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The most common way of doing business around the world is the incorporation of a company. Incorporation is known as a legal process used to form a corporate entity that varies from one country or jurisdiction to another, although there are many common elements.

The main reason for incorporating a legal entity is to separate the owner or owners from the obligations and risks associated with their business activities. There are also other advantages to incorporation. Company’s capital can be increased through the sale of shares, the tax on the profits has been drastically reduced recently and is lower than personal income tax, and in addition the ownership can be easily transferred.

All registered enterprises require statutory documents that determine the nature of the business, the number of shares and the class of securities issued, if any.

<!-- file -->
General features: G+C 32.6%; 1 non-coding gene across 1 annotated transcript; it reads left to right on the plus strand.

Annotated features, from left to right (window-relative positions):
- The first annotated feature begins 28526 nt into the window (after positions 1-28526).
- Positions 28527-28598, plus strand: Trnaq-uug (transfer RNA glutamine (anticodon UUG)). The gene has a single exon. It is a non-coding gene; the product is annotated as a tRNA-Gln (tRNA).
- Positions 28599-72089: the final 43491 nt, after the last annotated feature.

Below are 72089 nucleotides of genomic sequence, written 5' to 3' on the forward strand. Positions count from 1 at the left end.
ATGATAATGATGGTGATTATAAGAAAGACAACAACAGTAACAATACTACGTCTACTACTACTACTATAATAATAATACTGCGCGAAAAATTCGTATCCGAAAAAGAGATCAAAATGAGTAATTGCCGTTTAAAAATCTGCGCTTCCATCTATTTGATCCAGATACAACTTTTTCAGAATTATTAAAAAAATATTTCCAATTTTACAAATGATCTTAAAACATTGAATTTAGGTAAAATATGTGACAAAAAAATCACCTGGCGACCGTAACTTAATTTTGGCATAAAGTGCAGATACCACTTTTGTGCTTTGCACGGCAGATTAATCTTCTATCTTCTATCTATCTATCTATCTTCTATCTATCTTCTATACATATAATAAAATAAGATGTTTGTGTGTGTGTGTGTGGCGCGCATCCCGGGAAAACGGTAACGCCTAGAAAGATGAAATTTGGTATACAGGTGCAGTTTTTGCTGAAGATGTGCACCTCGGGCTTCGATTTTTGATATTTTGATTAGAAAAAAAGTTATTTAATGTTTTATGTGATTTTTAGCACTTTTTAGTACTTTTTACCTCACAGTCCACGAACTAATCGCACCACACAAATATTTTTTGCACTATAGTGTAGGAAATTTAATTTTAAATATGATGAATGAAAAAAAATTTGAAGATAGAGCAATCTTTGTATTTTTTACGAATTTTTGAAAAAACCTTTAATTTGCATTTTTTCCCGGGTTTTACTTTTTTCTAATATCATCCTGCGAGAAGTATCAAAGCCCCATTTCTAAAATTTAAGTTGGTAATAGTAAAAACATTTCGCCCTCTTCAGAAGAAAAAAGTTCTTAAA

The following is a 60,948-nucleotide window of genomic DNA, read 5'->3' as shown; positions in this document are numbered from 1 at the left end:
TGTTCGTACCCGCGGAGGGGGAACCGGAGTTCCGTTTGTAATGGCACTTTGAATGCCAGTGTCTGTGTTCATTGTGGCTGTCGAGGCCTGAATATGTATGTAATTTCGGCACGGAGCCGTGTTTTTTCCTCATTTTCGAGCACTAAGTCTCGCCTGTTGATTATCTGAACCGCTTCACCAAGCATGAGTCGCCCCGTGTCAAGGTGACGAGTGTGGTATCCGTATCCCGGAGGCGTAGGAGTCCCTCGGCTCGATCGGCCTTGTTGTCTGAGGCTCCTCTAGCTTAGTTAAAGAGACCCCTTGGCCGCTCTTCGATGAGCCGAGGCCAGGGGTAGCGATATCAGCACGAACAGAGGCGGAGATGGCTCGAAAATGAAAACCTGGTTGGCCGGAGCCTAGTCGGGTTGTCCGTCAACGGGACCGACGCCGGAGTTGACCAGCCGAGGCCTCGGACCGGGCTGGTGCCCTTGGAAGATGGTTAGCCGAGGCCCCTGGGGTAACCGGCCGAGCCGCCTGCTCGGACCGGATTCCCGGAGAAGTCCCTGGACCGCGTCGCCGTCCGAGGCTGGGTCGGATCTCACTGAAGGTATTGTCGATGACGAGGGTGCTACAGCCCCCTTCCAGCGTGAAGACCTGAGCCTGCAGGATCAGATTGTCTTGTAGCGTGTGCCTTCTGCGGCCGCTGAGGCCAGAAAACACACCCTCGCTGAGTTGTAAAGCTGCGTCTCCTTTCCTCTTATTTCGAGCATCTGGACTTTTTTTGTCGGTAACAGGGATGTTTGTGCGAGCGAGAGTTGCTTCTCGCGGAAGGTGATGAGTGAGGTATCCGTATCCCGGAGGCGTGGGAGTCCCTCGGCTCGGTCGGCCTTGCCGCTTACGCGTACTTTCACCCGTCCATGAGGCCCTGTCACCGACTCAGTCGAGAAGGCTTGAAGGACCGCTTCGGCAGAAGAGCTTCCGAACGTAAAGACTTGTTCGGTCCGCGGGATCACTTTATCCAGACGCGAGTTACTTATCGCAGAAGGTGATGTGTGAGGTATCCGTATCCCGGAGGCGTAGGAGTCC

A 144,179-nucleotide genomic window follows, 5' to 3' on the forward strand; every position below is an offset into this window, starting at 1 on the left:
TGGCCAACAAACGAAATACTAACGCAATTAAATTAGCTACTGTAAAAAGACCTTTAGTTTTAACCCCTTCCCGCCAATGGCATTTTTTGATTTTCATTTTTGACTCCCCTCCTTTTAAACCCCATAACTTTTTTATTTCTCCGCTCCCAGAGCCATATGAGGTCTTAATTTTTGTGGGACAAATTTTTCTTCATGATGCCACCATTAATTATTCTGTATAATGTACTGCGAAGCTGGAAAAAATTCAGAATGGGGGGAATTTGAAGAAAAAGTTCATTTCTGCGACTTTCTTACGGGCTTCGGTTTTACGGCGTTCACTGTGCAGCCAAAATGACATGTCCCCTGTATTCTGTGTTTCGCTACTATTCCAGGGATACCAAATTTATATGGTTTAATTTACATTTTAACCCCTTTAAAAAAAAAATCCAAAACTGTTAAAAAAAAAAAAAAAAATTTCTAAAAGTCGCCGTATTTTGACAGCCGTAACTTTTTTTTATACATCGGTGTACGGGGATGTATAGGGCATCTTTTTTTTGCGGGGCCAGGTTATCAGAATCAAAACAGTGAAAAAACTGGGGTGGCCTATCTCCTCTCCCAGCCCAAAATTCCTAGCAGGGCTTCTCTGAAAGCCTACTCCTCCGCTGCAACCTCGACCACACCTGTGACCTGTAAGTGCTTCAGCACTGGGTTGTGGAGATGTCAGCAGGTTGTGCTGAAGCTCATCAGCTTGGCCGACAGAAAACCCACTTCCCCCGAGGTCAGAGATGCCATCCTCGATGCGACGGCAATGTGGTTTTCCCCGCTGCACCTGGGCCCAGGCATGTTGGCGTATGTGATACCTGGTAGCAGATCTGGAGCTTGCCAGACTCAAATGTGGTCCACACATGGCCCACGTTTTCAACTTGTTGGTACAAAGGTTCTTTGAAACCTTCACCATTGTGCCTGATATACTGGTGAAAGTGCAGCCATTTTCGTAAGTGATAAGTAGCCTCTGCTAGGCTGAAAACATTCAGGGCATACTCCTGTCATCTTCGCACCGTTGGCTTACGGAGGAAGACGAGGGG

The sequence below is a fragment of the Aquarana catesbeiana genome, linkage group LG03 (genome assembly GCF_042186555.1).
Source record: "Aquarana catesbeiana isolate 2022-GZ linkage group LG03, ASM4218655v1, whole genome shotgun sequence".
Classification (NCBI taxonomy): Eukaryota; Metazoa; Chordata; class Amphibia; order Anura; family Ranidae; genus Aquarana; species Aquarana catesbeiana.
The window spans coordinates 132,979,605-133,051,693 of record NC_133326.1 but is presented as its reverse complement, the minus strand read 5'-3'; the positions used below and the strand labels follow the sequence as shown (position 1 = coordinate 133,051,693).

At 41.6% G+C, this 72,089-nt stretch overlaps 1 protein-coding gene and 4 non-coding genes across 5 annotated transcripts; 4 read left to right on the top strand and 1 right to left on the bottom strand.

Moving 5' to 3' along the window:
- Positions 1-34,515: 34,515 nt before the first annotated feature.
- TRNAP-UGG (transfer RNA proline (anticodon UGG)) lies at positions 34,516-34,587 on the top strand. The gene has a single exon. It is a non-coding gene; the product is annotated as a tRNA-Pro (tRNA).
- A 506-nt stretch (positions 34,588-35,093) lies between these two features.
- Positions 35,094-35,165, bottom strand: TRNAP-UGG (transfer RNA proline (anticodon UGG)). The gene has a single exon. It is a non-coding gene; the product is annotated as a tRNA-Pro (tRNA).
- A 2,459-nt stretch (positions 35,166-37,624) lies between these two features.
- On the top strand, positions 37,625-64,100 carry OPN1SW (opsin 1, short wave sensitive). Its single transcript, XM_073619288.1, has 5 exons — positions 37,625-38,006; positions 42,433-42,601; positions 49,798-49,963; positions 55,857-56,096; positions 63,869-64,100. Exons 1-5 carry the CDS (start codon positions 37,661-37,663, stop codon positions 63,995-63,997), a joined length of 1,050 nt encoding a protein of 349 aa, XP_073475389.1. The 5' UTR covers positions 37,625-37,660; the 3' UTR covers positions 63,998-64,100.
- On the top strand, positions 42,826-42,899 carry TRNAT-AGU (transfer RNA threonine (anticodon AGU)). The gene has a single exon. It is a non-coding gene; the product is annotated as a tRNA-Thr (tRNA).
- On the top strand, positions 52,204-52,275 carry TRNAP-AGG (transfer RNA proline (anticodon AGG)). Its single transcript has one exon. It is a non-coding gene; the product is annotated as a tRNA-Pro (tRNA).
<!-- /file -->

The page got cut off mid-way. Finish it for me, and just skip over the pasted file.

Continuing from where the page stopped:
All incorporated enterprises need a physical or virtual office in the jurisdiction where they are registered, as well as an access to local banking services for doing business and paying the relevant taxes.

Companies belong to the founders. Depending on the size of the company, there may be one shareholder/founder or there may be thousands of them. Shareholders are liable for the debts of the business according to the amount they have invested into a company’s shares. They benefit by receiving a share of the profits in the form of dividends.

Shareholders elect directors of a company, whose main duties are to effectively manage a business. The directors are responsible for the company, and they should act in the best interests of it. The directors are not personally liable for the company's debts, unless a fraudulent activity on their part took place.

Corporate protection, as it is often called, is a protective shield that provides incorporation, allowing you to take risks in order to expand your business without jeopardizing shareholders’ and directors’ personal financial assets to the extent greater than their initial capital investments.